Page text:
Politically barren

A view from above.

Prime Minister Freundel Stuart has dismissed his main political rival as “the barren fig tree of Barbadian politics”.

In a fiery speech last night at a joint meeting of the Democratic Labour Party St. James branches, Stuart said after 14 years in charge of the country Opposition Leader Owen Arthur had no legacy to proclaim, and was now “running around the place”.

The Prime Minister told a packed Queen’s College school hall that former leaders Sir Grantley Adams, Errol Barrow, Sir Harold St. John, Tom Adams, and Sir Lloyd Sandiford had all done memorable things, which had left the country better off than they had found it.

Arthur on the other hand, he asserted, could make no such claim despite being the country’s head between September 1994 and January 2008.

“Barbadians waited on his legacy, what he would do to give history a nudge, what he would do to make life more intelligible for the average man and woman and more abundant for the average man and woman,” the DLP leader said.

“I ask you tonight, look me in the face any one of you, based on the background I just gave with the other leaders of Barbados, … or when you go home look yourselves in the mirror, and tell me or tell yourselves what was the legacy of Owen Arthur after 14 years of government in Barbados.

“Not one of the you can tell me anything. Getting the Hilton (hotel) knocked down and being rebuilt is not a legacy, there was a Hilton hotel there from 1967, thanks to the late Wynter Algernon Crawford and the Democratic Labour Party. Widening a highway is not a legacy either, even that he couldn’t get done successfully.”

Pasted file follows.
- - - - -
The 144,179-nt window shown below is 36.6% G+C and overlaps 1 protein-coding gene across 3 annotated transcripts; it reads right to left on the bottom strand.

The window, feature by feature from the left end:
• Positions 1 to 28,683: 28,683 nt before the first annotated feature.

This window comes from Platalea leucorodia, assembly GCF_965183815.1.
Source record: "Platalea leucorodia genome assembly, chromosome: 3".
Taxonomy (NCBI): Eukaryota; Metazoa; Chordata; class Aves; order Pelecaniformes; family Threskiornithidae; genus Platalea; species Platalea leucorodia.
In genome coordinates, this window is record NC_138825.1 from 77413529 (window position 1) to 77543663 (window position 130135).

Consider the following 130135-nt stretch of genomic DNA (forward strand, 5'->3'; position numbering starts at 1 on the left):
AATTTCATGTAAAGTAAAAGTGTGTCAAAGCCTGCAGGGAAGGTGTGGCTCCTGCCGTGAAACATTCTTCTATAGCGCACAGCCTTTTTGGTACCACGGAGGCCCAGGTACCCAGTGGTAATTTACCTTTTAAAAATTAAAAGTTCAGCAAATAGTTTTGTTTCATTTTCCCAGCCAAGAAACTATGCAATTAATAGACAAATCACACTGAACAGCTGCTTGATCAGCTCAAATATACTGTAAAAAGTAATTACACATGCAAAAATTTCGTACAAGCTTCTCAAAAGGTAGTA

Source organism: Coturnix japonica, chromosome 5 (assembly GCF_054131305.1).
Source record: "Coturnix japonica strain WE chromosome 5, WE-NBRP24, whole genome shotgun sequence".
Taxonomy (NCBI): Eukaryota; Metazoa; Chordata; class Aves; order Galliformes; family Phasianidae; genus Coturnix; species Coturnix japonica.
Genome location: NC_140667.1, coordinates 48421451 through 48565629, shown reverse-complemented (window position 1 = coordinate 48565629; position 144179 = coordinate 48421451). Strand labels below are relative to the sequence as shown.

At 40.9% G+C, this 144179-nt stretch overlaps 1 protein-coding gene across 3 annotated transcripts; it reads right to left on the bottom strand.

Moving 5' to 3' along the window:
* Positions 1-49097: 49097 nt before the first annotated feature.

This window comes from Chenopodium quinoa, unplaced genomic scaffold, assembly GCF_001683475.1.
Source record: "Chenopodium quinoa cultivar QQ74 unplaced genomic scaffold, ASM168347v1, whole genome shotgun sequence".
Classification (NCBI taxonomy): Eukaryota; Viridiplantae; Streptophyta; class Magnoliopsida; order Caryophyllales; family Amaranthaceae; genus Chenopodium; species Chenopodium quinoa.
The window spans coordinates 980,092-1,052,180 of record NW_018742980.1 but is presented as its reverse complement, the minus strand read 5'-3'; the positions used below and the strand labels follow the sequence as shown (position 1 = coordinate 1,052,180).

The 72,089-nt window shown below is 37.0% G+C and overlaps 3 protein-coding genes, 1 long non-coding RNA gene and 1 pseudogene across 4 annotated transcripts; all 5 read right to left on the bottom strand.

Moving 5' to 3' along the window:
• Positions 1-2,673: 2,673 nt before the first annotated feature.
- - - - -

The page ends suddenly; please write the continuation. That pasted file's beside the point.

Therefore, Stuart declared, there was “absolutely nothing to which you can point to in Barbados and say ‘well look, for as long as we live we will never forget Owen Seymour Arthur for this’. He is the barren fig tree of Barbadian politics”.

The official, who is seeking to retain his St. Michael South seat when he calls the next general election, also said he did not believe Arthur when the former Prime Minister told him he was done, and it was no surprise when he came back in 2010 to be Leader of the Opposition.

“I was not wrong because in the fullness of time when he saw an opening he jumped back and reclaimed the position of Leader of the Opposition, thinking that the Democratic Labour Party was about to make the same mistake that it made in 1994, it would implode, there would be all disquiet and turmoil in Barbados and people would say ‘We need some stability and he is the figure for stability let’s call him back’. That’s what he thought,” Stuart said.

“He is out there now running around the place depriving innocent citizens of their much needed night’s rest…” (SC)

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